This blog is intended to go along with Population: An Introduction to Concepts and Issues, by John R. Weeks, published by Cengage Learning. The latest edition is the 13th (it will be out in January 2020), but this blog is meant to complement any edition of the book by showing the way in which demographic issues are regularly in the news.

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Wednesday, January 30, 2013

It Takes a Village

In response to my note yesterday about education and health, someone led me to a story from the Christian Science Monitor suggesting that communities needed to work together to "save the family" by encouraging young couples with children to stay together, and they followed up with this question:
Do you think this is correct? That the USA must save families to prevent poverty? I feel this sort of message discriminates against single parents and makes them feel they are in some way failures. I can't see how this sort of article can be published in a country where all are equal. This sort of article will make single parents feel inferior and thus has no place in the American press.
The reality is that children growing up in poverty do not have as good a set of life chances as those who grow up in families with more resources per person. Currently in the United States, one in five children lives in a family with income at or below the poverty level and nearly half live in low-income families (at or below twice the poverty level). One of the major issues is that a large proportion of children living in low-income families are living in a single-parent household:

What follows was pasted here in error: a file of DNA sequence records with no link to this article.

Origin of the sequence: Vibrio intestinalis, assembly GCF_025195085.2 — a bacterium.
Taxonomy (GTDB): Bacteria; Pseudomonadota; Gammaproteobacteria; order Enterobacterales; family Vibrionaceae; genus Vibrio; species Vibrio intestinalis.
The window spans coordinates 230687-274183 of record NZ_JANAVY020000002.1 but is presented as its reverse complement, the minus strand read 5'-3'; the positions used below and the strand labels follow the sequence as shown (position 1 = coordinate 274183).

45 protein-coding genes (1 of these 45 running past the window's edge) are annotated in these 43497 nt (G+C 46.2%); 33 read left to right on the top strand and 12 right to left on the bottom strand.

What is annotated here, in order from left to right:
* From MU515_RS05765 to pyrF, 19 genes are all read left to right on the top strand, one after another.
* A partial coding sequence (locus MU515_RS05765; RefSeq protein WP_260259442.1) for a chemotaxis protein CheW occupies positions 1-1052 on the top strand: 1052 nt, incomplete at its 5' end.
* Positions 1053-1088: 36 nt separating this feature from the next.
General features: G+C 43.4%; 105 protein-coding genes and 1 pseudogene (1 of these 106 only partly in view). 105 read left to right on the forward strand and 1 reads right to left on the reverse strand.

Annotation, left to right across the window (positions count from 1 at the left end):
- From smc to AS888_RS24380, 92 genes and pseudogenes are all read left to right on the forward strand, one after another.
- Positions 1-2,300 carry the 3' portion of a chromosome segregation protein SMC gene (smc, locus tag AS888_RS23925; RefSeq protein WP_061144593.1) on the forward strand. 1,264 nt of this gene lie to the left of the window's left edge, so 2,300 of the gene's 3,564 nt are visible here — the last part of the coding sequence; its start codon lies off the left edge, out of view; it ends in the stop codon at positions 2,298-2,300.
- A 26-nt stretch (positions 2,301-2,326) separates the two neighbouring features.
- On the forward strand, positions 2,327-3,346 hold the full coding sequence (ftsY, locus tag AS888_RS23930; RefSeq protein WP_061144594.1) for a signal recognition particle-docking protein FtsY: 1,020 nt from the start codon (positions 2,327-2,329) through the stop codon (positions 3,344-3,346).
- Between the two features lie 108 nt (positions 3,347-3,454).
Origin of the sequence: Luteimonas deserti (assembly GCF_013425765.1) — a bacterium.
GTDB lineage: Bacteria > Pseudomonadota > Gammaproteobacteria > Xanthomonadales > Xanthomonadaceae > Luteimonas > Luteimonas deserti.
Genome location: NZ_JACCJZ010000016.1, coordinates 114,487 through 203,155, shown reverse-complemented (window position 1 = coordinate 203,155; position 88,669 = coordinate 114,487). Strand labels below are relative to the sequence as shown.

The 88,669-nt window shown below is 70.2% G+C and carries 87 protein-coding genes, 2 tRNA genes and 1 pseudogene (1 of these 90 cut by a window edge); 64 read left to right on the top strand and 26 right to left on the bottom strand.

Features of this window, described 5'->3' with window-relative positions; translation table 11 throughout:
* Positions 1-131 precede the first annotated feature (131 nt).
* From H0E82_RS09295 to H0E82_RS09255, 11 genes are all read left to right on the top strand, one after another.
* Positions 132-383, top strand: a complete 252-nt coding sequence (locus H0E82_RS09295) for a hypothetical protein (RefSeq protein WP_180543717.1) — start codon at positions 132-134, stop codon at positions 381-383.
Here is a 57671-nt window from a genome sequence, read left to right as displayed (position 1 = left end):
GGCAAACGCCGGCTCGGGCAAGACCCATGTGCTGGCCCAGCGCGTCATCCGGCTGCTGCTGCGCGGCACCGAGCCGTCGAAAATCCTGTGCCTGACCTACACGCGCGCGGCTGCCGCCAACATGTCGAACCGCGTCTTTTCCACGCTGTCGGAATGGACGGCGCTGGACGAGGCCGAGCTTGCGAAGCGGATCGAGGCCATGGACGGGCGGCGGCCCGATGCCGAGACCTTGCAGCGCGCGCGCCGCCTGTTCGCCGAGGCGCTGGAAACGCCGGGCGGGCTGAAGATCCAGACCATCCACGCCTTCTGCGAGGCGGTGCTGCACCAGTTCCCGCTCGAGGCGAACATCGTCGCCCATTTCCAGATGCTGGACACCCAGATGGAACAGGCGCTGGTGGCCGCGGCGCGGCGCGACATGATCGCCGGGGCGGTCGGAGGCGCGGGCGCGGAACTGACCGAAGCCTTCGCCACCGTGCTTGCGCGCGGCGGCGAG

32 percent of all children with married parents – 15.5 million – live in low-income families.
69 percent of all children with a single parent – 16.4 million – live in low-income families.
This cannot bode well for the future of the country and a natural policy question is:  What can we do about this? The article that inspired the comment suggests that communities should be doing all they can to make it easier for couples to stay together--noting that at the time of birth most mothers are still in a relationship with the child's father. Two incomes instead of one clearly improves the situation economically. If there are other ways to improve the economic circumstances of each child--if the village can step up in other ways--then they too could be implemented, but these other things are harder to define and implement.


  1. Federal Poverty guidelines are set by "Family of 4". Does this include 2 adults with 2 children or 1 adult with 3 children?

  2. Yes, it could include any combination of adults and children.